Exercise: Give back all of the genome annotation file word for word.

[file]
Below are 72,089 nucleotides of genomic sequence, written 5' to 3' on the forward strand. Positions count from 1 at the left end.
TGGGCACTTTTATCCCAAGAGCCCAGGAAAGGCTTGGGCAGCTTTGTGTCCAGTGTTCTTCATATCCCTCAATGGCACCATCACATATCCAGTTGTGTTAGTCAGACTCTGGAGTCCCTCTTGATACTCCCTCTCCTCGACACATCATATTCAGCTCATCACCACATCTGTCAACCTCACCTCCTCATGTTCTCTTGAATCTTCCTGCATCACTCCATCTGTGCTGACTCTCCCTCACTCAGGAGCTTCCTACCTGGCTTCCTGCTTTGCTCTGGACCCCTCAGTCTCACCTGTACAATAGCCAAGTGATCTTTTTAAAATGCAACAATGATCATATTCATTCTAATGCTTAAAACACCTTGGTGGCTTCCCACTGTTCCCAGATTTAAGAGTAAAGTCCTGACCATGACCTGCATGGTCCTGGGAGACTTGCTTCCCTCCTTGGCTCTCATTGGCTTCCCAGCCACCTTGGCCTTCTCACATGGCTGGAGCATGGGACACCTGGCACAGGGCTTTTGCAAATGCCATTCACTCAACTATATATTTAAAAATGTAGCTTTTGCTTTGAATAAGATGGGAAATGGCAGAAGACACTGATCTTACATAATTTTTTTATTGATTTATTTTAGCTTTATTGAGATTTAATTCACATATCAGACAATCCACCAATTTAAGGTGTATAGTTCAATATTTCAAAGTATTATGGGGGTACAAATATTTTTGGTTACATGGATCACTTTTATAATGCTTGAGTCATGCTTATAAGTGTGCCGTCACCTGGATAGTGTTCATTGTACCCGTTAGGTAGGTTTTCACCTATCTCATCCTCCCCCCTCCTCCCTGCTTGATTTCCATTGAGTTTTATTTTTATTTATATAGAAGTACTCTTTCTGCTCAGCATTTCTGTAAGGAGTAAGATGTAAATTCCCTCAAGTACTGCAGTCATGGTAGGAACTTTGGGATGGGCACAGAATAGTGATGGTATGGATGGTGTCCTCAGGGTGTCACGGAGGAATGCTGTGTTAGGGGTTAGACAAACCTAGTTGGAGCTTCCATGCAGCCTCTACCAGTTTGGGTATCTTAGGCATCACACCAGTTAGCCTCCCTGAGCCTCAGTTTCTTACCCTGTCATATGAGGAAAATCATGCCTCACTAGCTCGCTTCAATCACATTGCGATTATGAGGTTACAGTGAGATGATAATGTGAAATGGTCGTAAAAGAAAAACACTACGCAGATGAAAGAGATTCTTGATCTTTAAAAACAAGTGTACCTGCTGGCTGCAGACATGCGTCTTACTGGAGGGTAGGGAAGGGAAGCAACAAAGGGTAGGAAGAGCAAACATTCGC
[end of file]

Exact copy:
Below are 72,089 nucleotides of genomic sequence, written 5' to 3' on the forward strand. Positions count from 1 at the left end.
TGGGCACTTTTATCCCAAGAGCCCAGGAAAGGCTTGGGCAGCTTTGTGTCCAGTGTTCTTCATATCCCTCAATGGCACCATCACATATCCAGTTGTGTTAGTCAGACTCTGGAGTCCCTCTTGATACTCCCTCTCCTCGACACATCATATTCAGCTCATCACCACATCTGTCAACCTCACCTCCTCATGTTCTCTTGAATCTTCCTGCATCACTCCATCTGTGCTGACTCTCCCTCACTCAGGAGCTTCCTACCTGGCTTCCTGCTTTGCTCTGGACCCCTCAGTCTCACCTGTACAATAGCCAAGTGATCTTTTTAAAATGCAACAATGATCATATTCATTCTAATGCTTAAAACACCTTGGTGGCTTCCCACTGTTCCCAGATTTAAGAGTAAAGTCCTGACCATGACCTGCATGGTCCTGGGAGACTTGCTTCCCTCCTTGGCTCTCATTGGCTTCCCAGCCACCTTGGCCTTCTCACATGGCTGGAGCATGGGACACCTGGCACAGGGCTTTTGCAAATGCCATTCACTCAACTATATATTTAAAAATGTAGCTTTTGCTTTGAATAAGATGGGAAATGGCAGAAGACACTGATCTTACATAATTTTTTTATTGATTTATTTTAGCTTTATTGAGATTTAATTCACATATCAGACAATCCACCAATTTAAGGTGTATAGTTCAATATTTCAAAGTATTATGGGGGTACAAATATTTTTGGTTACATGGATCACTTTTATAATGCTTGAGTCATGCTTATAAGTGTGCCGTCACCTGGATAGTGTTCATTGTACCCGTTAGGTAGGTTTTCACCTATCTCATCCTCCCCCCTCCTCCCTGCTTGATTTCCATTGAGTTTTATTTTTATTTATATAGAAGTACTCTTTCTGCTCAGCATTTCTGTAAGGAGTAAGATGTAAATTCCCTCAAGTACTGCAGTCATGGTAGGAACTTTGGGATGGGCACAGAATAGTGATGGTATGGATGGTGTCCTCAGGGTGTCACGGAGGAATGCTGTGTTAGGGGTTAGACAAACCTAGTTGGAGCTTCCATGCAGCCTCTACCAGTTTGGGTATCTTAGGCATCACACCAGTTAGCCTCCCTGAGCCTCAGTTTCTTACCCTGTCATATGAGGAAAATCATGCCTCACTAGCTCGCTTCAATCACATTGCGATTATGAGGTTACAGTGAGATGATAATGTGAAATGGTCGTAAAAGAAAAACACTACGCAGATGAAAGAGATTCTTGATCTTTAAAAACAAGTGTACCTGCTGGCTGCAGACATGCGTCTTACTGGAGGGTAGGGAAGGGAAGCAACAAAGGGTAGGAAGAGCAAACATTCGC